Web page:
I have a couple drafts lined up for future posts, but they were all too acrobatic in nature to complete (i.e. triple flips upon triple flips). So those posts will come someday soon, and in their stead is a continuation of some of the concepts brought up in Dr. DeFrantz’s awesome lecture today.
A major theme in Colson Whitehead’s novel Zone One, along with just about every other piece of literature or cinema in a post-apocalyptic setting (zombies or otherwise) is the evaluation of how much the world can change with a single event. In Zone One, the survivors labelled the first day of the zombie outbreak as the “Last Night,” stating that “everyone knows where they were.” Mark Spitz is rational for assuming that the world will never return to “normalcy,” and intentionally tries to distance himself from who he was before the Last Night. However, he often finds himself reminiscing about the previous world, from remembering certain landmarks before they were ruined to imagining what certain zombies were doing before they turned. When he snaps back to reality, the distinct split between how things were and how things are now is always jarring.
A doctor in Zone One coined the term PASD, or “Post-Apocalypse Stress Disorder,” a condition in which the contemplation of this jarring shift causes serious health concerns with the survivors. One scene in the book has Mark Spitz confuse a doctor’s diagnosis of a recruit’s panic attack as his “past,” when he was, in reality, saying a shorthand for “PASD.” The context in this misheard proclamation actually makes sense: It was, after all, the recruit’s past that was causing him issues, an undoubtedly intentional wordplay by the hand of Whitehead. The characters in Zone One are, whether they want to be or not, obsessed with the memories of the world that no longer existed.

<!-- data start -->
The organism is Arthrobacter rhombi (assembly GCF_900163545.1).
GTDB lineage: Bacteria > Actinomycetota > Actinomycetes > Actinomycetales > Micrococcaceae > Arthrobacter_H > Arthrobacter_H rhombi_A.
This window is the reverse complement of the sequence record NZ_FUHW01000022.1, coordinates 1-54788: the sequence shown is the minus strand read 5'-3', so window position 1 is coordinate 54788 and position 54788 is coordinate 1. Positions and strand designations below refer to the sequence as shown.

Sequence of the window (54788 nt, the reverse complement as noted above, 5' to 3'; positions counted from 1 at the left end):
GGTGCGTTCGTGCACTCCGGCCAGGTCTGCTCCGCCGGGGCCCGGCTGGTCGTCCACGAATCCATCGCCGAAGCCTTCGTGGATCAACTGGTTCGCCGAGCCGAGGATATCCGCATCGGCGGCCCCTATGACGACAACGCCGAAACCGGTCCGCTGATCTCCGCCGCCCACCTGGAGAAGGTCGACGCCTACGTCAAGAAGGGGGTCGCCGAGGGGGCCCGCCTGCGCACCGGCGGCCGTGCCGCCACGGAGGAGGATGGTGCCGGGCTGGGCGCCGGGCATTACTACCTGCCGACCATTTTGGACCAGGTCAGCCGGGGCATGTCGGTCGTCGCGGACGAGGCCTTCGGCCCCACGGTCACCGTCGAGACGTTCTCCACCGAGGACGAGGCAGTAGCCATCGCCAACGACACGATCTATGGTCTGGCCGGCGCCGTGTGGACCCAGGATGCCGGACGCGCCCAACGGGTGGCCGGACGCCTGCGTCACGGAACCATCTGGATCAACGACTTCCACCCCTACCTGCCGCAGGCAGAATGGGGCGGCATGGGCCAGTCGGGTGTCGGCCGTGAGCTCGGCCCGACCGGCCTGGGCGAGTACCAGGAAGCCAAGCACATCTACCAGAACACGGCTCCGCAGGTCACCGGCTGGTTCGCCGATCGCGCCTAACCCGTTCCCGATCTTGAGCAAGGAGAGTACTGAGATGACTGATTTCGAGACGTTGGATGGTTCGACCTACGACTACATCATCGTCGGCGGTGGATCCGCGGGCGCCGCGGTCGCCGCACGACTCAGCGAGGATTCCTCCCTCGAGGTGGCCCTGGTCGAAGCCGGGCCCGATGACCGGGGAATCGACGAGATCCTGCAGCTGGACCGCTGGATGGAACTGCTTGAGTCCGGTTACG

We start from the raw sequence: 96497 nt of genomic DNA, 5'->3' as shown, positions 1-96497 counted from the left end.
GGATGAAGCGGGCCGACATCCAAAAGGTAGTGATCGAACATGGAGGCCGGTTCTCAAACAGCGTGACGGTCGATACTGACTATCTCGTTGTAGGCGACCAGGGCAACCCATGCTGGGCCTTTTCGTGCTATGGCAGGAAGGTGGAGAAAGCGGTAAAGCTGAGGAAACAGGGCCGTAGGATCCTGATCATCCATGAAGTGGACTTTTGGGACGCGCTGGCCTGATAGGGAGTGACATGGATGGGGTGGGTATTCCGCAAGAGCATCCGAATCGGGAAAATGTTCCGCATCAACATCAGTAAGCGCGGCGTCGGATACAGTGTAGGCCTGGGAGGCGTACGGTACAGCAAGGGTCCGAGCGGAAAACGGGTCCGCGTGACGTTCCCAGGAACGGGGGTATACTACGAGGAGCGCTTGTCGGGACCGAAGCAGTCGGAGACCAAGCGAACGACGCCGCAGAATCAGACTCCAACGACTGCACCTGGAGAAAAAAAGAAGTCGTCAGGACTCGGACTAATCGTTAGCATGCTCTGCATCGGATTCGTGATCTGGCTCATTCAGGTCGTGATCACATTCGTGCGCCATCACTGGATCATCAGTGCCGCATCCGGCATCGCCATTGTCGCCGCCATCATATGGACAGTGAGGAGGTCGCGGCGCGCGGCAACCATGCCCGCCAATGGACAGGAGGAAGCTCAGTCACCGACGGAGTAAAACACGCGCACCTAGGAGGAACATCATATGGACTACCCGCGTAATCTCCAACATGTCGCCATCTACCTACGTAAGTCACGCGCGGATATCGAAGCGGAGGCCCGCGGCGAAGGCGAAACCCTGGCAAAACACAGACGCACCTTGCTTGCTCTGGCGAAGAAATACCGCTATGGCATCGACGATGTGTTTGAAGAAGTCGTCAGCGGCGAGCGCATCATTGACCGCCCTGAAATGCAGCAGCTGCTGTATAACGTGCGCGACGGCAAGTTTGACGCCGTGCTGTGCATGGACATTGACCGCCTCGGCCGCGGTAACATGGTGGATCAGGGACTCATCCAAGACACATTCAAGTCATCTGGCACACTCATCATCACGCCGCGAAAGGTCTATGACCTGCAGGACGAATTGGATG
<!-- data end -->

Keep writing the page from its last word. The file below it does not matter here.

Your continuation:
Some characters, such as Kaitlyn, cope with their PASD by hanging on tightly to trivialities from their past life, talking about things that could never conceivably be relevant in the new age. Her insistence of holding onto the past as such is a demonstration of people’s tendencies to create performances of memory. Despite how those elements of their pasts being gone, she desperately keeps them alive with reminders of the small things.
Whitehead’s depiction of the “before” world and “after” world in Zone One parallels reality in many ways: There are events in history that drastically change the outlooks of the average citizen. Most notably, anyone who remembers the events of 9/11 would tell you how different pre-9/11 America was from post-9/11 America. In the seventeen years since then, however, while the memory still lingers, the world has for the most part returned to “normalcy.”
There are many other historical events that the same could be said of, where they mark the “before’s” and “after’s” of citizen attitudes: The 2016 Presidential Election, the fall of the Berlin Wall, the war in Vietnam, the World Wars, the Civil War and American Revolution… the list goes on and on. The survivors of those events will always immediately proclaim that their event is the defining moment of human history, that the ultimate “before” and “after” starts right there. The truth is, as we all know, that they’re merely the markers of new chapters in the history books. After enough time, they become nothing more than footnotes.
Despite the scale of the Last Night in Zone One, it could be considered the same for that fictional world: Despite how drastically things change, “normalcy” always finds its way back eventually. Perhaps Mark Spitz is wrong in his assumption to the contrary?